Memories of Gaza

If there is a direct historical antecedent to the attacks of October 7 and everything that has happened since, it is Israel’s sixteen-year blockade, which devastated Gaza and harmed a generation of Palestinians. I lived in Gaza City for six months between 2007-2008 while working with the Palestinian Center for Human Rights (PCHR). Gaza is never an easy place to travel to, but after Hamas took control of the tiny coastal territory in June 2007, the political situation was unusually tense. The human rights attorney Raji Sourani had told me over the phone that I was most welcome to join his team at PCHR—“if you can get here.”

Getting there was easier than expected. Officials at the Israeli embassy were incredulous when I called to ask about the process. “Gaza? Why do you want to go there?” Others simply hung up. But eventually I learned of an unofficial email account monitored by the Israeli army. I submitted a short form outlining my purpose in Gaza and (much to my surprise) they gave me permission to enter just a few weeks later. I boarded a flight to Tel Aviv, took a train south to Ashkelon, and a taxi from there to the armistice line.

Few international journalists or aid workers remained in Gaza, and I was the only one at the brand new Erez Crossing terminal that morning. On the opposite side of the glass security booths, I observed several young women in military uniform laughing together. Their smiles vanished as I approached. “It is very dangerous in Gaza,” one of them warned as she stamped my passport.

After passing through a maze of gates, I dragged my suitcase about a kilometer across the buffer zone—a vast wasteland of broken concrete that Israel created during the Second Intifada by razing the Palestinian communities abutting the border. A surveillance blimp hovered high above. Behind me, a loudspeaker barked orders in Hebrew, Arabic, and English: “Do not stop walking.”

When I reached a cluster of cars waiting on the other side of the buffer zone, a bald man in jeans and a blue blazer approached. It was Raji Sourani, director of PCHR. “Welcome to Gaza,” he said, grinning as he shook my hand. “Welcome to the zoo.”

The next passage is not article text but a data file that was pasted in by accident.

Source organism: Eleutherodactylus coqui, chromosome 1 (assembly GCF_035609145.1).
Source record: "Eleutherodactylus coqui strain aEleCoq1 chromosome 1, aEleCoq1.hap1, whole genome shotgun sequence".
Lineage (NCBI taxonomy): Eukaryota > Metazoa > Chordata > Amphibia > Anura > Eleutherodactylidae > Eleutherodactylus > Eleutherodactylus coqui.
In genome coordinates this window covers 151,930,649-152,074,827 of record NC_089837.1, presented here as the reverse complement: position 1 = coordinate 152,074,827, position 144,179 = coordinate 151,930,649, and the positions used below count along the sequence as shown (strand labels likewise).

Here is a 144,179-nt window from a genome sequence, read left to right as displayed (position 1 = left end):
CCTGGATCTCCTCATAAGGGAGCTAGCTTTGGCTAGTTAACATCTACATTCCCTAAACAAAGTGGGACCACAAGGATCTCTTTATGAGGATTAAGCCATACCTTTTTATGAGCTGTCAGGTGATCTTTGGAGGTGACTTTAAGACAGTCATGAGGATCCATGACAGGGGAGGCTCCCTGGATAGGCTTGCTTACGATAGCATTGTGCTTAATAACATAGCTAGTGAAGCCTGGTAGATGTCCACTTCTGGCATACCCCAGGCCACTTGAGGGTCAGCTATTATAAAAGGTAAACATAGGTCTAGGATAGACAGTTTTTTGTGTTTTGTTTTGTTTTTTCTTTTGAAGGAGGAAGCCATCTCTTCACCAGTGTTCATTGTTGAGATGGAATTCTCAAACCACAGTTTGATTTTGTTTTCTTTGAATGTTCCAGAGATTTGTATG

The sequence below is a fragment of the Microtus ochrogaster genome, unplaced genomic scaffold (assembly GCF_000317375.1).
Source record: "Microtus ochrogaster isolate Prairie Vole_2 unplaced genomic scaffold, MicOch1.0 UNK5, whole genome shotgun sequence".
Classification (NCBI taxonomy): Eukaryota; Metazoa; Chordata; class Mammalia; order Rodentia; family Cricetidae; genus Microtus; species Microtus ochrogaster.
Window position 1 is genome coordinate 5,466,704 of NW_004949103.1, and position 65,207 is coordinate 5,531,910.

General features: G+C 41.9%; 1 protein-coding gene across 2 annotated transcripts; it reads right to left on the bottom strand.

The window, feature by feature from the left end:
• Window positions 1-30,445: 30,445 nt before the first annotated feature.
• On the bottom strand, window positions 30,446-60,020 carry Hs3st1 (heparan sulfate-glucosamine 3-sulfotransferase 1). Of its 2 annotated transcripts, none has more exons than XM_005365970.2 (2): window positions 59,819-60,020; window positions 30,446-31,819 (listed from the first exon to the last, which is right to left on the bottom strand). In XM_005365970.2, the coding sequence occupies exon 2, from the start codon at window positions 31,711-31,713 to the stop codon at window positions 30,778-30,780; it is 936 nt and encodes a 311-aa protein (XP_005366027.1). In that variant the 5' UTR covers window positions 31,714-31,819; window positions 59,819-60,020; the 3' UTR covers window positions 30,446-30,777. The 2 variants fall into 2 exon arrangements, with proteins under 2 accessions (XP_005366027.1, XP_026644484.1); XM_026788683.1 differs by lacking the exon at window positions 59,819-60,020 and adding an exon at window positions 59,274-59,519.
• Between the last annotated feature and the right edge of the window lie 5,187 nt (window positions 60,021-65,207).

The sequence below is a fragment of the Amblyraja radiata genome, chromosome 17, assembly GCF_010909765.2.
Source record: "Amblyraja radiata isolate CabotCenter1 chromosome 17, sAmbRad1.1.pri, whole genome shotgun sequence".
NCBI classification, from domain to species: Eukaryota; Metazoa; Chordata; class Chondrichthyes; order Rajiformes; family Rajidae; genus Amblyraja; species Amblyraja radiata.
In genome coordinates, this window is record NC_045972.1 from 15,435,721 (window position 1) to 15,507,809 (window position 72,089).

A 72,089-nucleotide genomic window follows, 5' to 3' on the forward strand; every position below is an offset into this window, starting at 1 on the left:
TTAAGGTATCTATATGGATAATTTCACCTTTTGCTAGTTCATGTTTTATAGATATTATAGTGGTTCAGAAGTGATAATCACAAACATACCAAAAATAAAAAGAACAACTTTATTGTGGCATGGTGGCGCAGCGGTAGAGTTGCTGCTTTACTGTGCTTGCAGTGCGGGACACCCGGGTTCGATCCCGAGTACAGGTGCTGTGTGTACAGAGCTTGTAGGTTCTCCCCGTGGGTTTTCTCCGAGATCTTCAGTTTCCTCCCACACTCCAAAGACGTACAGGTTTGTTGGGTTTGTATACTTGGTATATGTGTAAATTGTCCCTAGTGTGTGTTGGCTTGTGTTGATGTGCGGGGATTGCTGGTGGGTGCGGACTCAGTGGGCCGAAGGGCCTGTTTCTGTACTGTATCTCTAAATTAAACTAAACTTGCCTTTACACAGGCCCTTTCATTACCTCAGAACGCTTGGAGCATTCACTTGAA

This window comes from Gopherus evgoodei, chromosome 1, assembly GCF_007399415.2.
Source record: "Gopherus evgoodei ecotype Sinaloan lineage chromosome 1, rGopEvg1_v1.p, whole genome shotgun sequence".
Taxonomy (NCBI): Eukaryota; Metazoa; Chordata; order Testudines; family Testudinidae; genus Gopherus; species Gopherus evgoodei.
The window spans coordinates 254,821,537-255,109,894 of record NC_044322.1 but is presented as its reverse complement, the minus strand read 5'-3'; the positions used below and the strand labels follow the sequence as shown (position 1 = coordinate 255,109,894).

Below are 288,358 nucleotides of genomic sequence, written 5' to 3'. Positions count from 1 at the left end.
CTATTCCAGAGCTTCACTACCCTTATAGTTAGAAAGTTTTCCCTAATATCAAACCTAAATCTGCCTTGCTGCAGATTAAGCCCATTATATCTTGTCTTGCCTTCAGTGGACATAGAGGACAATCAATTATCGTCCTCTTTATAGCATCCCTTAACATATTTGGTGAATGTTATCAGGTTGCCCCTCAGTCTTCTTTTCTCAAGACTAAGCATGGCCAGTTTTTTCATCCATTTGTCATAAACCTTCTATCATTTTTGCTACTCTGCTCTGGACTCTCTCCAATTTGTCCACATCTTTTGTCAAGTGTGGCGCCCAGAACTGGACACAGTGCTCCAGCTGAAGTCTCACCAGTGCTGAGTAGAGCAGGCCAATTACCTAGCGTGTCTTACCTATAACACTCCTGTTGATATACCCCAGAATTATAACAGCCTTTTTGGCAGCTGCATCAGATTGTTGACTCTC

PCHR had arranged for to me to stay in a large flat located in the upscale Rimal quarter (quite different from the conditions in the nearby Shejaiya and al-Shati refugee camps). The owner of the building welcomed me with a platter of homemade knafeh. Sheltered from the clamor of Omar al-Mukhtar Street just a few blocks away, it was a lovely spot. Pink bougainvillea over-canopied the tranquil streets near al-Aqsa University and I awoke each morning to the plangent tones of the muezzin calling Gaza to prayer. Because of the high concentration of civil society workers living in Rimal, Israel has usually avoided striking the area in previous assaults. No longer. Today, my old neighborhood has been reduced to rubble.

Though my flat was just a short walk from PCHR’s offices, I always took a cab to work. Earlier that year, the BBC correspondent Alan Johnston had been kidnapped and held hostage by a fringe Islamist group for three months. I viewed his safe release as a good omen, but still tried to avoid drawing unnecessary attention. My colleagues joked that being kidnapped in Gaza just meant talking politics with your captors over tea for a few days before being released. After all, it was not Palestinians but the Israeli army that killed international peace activists like Rachel Corrie and James Miller. (Sadly, the 2011 murder of Vittorio Arrigoni by Palestinian Salafist extremists broke the trend.) This was not exactly comforting.

Figure 1: Municipal building, al-Rimal.